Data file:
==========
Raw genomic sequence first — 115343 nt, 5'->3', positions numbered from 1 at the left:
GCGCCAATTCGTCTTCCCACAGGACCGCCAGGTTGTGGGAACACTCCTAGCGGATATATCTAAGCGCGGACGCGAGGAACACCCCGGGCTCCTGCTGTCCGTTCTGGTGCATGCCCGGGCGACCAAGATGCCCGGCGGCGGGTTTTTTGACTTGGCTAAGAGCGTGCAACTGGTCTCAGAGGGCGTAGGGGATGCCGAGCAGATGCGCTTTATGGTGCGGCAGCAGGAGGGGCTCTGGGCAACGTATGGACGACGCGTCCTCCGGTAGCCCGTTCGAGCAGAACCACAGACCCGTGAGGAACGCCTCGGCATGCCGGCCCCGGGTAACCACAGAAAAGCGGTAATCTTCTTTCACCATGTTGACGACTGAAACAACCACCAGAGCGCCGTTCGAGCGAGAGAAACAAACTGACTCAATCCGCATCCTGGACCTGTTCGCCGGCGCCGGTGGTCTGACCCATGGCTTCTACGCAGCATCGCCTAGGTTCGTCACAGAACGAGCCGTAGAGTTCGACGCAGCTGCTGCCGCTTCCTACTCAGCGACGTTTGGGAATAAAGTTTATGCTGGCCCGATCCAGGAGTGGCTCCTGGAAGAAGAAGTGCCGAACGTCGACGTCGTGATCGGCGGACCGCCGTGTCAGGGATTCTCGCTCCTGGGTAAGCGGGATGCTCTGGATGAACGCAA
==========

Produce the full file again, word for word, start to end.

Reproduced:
Raw genomic sequence first — 115343 nt, 5'->3', positions numbered from 1 at the left:
GCGCCAATTCGTCTTCCCACAGGACCGCCAGGTTGTGGGAACACTCCTAGCGGATATATCTAAGCGCGGACGCGAGGAACACCCCGGGCTCCTGCTGTCCGTTCTGGTGCATGCCCGGGCGACCAAGATGCCCGGCGGCGGGTTTTTTGACTTGGCTAAGAGCGTGCAACTGGTCTCAGAGGGCGTAGGGGATGCCGAGCAGATGCGCTTTATGGTGCGGCAGCAGGAGGGGCTCTGGGCAACGTATGGACGACGCGTCCTCCGGTAGCCCGTTCGAGCAGAACCACAGACCCGTGAGGAACGCCTCGGCATGCCGGCCCCGGGTAACCACAGAAAAGCGGTAATCTTCTTTCACCATGTTGACGACTGAAACAACCACCAGAGCGCCGTTCGAGCGAGAGAAACAAACTGACTCAATCCGCATCCTGGACCTGTTCGCCGGCGCCGGTGGTCTGACCCATGGCTTCTACGCAGCATCGCCTAGGTTCGTCACAGAACGAGCCGTAGAGTTCGACGCAGCTGCTGCCGCTTCCTACTCAGCGACGTTTGGGAATAAAGTTTATGCTGGCCCGATCCAGGAGTGGCTCCTGGAAGAAGAAGTGCCGAACGTCGACGTCGTGATCGGCGGACCGCCGTGTCAGGGATTCTCGCTCCTGGGTAAGCGGGATGCTCTGGATGAACGCAA